When In Turbulence

We were flying through the clear blue sky, and out of that, came the turbulence.

The plane shimmied and bounced, drinks splashed, folks closed their computers, their eyes.

Usually when this happens, my jaw, shoulders, arms tense up. I don’t say anything. Just grimace and bear it.

But on this flight, the pilot did something simple and helpful.

We’re going through a rough patch, his voice over the loudspeaker was kind and warm. Stay in your seats, we’ll get through it as soon as we can.

And what I found so helpful was just acknowledging that the situation we were in wasn’t comfortable.

It didn’t make the turbulence go away. But when we are going through a rough patch, I’ve found there is something quite compassionate about being told – or saying to ourselves with all the warmth and kindness we can muster, “Yes, this is hard. And you’ll get through it.”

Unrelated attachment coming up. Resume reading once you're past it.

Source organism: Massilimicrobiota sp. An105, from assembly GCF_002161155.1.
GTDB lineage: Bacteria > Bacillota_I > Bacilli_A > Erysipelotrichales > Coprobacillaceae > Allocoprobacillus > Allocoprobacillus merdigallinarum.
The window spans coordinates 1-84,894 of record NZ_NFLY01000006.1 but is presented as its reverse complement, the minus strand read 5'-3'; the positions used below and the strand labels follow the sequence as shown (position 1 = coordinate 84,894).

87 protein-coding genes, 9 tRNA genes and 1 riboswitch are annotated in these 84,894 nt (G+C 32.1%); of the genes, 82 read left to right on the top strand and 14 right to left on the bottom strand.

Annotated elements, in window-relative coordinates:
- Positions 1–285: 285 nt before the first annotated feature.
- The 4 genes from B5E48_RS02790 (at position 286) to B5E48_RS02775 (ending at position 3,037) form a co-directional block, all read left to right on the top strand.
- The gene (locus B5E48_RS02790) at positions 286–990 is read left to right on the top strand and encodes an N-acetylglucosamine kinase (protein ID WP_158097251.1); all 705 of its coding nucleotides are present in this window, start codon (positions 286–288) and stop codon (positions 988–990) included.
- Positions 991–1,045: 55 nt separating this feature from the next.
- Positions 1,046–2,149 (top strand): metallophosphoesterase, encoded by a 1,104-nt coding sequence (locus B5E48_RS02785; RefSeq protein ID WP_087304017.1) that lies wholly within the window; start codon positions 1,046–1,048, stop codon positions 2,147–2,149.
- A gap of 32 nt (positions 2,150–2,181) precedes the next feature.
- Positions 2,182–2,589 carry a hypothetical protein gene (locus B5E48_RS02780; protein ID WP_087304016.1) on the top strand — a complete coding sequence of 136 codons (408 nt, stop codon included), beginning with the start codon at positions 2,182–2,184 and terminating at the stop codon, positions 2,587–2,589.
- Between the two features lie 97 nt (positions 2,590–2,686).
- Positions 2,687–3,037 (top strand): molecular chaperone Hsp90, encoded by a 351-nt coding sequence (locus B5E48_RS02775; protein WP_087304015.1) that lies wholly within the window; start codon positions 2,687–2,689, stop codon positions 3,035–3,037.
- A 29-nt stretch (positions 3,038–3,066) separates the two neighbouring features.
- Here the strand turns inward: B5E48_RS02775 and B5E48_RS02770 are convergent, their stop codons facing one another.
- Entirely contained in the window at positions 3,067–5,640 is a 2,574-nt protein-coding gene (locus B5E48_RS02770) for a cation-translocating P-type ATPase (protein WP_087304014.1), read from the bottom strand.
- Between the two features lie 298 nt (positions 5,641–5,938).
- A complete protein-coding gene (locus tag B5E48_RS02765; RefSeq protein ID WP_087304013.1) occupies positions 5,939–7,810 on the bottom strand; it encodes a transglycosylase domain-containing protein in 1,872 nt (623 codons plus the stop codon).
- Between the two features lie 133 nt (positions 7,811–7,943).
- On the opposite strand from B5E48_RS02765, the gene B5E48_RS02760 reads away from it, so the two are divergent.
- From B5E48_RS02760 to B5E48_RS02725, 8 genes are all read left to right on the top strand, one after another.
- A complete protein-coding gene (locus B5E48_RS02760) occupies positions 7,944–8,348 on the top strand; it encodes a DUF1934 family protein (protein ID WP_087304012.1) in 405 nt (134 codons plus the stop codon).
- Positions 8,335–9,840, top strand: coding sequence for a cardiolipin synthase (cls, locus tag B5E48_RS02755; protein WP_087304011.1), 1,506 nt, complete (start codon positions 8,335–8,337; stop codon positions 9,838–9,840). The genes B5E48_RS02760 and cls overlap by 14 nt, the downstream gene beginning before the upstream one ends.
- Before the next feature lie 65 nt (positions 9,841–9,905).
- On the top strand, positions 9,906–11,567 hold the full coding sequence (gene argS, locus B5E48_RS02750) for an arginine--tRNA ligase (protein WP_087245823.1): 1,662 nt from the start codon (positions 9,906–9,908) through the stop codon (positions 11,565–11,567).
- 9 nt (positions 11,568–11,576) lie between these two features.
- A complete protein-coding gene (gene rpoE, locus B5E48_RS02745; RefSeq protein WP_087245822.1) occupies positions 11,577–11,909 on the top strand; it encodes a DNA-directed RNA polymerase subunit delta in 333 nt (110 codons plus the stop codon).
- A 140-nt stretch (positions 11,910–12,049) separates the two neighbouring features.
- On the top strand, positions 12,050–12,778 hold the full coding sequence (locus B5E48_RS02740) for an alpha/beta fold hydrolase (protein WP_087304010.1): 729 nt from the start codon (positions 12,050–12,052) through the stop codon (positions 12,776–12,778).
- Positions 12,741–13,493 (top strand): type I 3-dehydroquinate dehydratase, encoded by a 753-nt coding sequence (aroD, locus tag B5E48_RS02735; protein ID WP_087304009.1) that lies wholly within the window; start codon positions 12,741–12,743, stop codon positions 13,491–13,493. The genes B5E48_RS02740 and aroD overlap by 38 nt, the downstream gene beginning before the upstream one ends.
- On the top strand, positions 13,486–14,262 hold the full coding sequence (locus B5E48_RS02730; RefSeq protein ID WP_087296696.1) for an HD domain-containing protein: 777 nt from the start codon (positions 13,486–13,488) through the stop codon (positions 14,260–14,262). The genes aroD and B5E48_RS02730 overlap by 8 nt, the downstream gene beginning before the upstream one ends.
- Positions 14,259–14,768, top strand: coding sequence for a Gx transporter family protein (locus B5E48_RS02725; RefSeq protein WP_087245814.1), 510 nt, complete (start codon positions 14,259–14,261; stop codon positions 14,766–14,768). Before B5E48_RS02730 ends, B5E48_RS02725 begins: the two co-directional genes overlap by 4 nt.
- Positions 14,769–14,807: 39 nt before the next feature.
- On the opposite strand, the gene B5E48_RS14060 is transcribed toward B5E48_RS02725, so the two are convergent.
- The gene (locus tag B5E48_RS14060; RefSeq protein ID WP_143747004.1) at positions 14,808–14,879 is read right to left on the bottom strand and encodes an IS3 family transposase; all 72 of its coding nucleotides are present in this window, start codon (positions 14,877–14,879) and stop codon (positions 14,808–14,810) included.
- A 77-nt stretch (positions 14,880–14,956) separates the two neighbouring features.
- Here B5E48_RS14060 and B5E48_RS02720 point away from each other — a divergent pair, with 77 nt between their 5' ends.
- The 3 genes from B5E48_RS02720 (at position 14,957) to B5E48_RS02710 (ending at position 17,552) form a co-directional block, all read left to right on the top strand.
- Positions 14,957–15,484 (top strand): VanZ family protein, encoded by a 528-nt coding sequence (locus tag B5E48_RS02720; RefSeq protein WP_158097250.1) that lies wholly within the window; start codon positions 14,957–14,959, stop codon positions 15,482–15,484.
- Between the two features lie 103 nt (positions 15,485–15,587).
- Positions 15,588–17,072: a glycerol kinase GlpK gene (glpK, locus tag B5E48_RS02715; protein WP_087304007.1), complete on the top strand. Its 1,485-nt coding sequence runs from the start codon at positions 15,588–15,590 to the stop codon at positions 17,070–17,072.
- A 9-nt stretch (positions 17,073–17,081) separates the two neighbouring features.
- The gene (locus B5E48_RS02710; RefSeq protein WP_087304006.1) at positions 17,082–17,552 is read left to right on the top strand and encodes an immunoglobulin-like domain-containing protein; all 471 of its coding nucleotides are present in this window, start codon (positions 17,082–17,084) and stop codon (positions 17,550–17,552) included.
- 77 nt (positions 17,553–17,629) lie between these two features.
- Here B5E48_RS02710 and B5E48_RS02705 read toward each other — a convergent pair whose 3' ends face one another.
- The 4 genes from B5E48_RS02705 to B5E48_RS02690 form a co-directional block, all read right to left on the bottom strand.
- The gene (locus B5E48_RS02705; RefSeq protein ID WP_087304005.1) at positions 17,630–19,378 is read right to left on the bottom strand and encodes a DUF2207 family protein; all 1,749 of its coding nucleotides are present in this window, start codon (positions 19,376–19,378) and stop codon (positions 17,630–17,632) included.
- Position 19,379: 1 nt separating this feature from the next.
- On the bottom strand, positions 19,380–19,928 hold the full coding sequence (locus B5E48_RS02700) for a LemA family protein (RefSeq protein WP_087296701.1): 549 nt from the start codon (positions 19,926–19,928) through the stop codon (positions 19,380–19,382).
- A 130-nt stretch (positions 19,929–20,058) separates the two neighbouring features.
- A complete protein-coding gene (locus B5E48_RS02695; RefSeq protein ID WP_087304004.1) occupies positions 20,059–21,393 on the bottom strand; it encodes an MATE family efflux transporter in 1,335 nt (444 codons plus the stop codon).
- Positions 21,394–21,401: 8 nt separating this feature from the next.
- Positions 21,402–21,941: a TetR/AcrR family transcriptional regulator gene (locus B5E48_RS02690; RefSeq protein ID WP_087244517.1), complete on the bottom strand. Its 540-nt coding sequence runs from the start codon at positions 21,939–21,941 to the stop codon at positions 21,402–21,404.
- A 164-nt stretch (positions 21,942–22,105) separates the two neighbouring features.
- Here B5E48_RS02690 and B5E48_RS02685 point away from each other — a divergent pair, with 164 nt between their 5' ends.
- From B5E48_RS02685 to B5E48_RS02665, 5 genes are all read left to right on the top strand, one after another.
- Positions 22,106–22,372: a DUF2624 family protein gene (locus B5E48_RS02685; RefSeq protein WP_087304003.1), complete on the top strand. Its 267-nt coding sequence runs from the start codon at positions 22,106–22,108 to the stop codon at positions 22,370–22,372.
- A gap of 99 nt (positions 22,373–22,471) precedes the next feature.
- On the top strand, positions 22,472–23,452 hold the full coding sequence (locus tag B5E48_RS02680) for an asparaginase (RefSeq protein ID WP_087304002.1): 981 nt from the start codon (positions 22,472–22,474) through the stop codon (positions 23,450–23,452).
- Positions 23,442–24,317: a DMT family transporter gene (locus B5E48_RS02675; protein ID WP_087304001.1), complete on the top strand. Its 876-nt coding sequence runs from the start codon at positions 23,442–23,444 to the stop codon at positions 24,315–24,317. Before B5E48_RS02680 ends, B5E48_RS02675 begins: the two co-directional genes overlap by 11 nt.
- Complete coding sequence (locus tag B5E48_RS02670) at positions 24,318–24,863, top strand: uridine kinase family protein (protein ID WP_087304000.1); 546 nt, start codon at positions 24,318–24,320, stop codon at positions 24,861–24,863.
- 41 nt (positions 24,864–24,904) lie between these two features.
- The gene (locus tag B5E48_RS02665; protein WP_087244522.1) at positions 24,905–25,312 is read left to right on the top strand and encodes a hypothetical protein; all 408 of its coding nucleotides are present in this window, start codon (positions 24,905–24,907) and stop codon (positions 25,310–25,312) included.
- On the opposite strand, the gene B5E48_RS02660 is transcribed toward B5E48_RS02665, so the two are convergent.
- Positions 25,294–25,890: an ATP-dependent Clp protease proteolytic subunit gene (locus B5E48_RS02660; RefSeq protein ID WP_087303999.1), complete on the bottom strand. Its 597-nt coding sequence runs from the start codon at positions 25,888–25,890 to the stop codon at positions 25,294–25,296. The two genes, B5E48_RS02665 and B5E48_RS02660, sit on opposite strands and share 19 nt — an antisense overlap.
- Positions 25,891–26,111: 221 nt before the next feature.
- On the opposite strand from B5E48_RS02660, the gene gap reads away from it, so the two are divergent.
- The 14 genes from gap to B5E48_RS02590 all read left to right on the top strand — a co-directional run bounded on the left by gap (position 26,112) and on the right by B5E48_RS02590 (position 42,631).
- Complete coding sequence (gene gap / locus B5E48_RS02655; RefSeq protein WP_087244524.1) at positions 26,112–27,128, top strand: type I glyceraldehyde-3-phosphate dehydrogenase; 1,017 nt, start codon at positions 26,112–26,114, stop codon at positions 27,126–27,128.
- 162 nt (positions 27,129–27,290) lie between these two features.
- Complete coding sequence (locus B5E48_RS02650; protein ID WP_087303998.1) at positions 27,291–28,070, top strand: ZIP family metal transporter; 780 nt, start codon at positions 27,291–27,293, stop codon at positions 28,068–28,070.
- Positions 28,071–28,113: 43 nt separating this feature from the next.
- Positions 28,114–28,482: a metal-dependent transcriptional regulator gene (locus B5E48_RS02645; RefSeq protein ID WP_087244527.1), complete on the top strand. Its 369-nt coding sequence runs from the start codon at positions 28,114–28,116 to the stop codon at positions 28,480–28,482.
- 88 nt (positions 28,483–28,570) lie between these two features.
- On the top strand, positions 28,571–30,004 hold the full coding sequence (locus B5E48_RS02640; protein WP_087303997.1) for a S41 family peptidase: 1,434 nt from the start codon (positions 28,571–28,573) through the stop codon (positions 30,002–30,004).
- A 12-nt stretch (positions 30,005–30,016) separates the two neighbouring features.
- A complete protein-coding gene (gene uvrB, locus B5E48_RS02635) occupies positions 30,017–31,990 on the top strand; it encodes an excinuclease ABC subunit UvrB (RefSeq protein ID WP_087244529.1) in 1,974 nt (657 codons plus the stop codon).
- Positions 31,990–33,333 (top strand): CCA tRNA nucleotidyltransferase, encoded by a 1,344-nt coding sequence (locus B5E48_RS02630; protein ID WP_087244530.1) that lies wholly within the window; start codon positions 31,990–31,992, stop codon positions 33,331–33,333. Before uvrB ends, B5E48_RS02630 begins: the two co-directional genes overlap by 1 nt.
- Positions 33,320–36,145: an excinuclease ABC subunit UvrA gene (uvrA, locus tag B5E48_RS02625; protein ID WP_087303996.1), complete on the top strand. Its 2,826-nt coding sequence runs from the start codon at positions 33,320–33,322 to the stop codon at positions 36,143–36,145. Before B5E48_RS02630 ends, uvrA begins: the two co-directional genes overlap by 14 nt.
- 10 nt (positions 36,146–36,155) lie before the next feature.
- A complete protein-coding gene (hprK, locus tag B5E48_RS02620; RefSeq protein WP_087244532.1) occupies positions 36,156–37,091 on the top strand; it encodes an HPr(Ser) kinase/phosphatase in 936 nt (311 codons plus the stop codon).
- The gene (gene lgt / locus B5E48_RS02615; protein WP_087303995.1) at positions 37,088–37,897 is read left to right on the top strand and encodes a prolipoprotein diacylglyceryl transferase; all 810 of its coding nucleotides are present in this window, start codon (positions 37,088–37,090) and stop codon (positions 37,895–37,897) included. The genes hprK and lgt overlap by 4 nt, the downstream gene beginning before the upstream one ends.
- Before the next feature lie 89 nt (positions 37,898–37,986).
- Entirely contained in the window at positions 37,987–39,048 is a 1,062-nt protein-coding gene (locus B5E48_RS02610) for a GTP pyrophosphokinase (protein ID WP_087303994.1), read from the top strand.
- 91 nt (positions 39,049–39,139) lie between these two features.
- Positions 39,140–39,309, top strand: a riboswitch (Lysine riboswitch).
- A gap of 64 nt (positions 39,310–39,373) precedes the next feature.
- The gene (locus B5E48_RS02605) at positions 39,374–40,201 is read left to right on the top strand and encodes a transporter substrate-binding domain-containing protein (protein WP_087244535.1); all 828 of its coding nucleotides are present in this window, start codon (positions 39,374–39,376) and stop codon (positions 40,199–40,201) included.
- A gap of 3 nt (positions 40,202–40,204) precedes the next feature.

I find that I’m gentler with myself, and less should-ing – especially of the “you shouldn’t be so scared,” “you should be calmer” variety.

Back up in the turbulent blue sky, my body uncoiled a bit. This wasn’t exactly a blast and a half. But at least I could be a little sweeter to my frightened self. Which made that rough patch easier to get through.

The Lightning Notes is funded by kind donors. If something here strikes you, I’d be grateful if you’d consider donating. Click to Donate!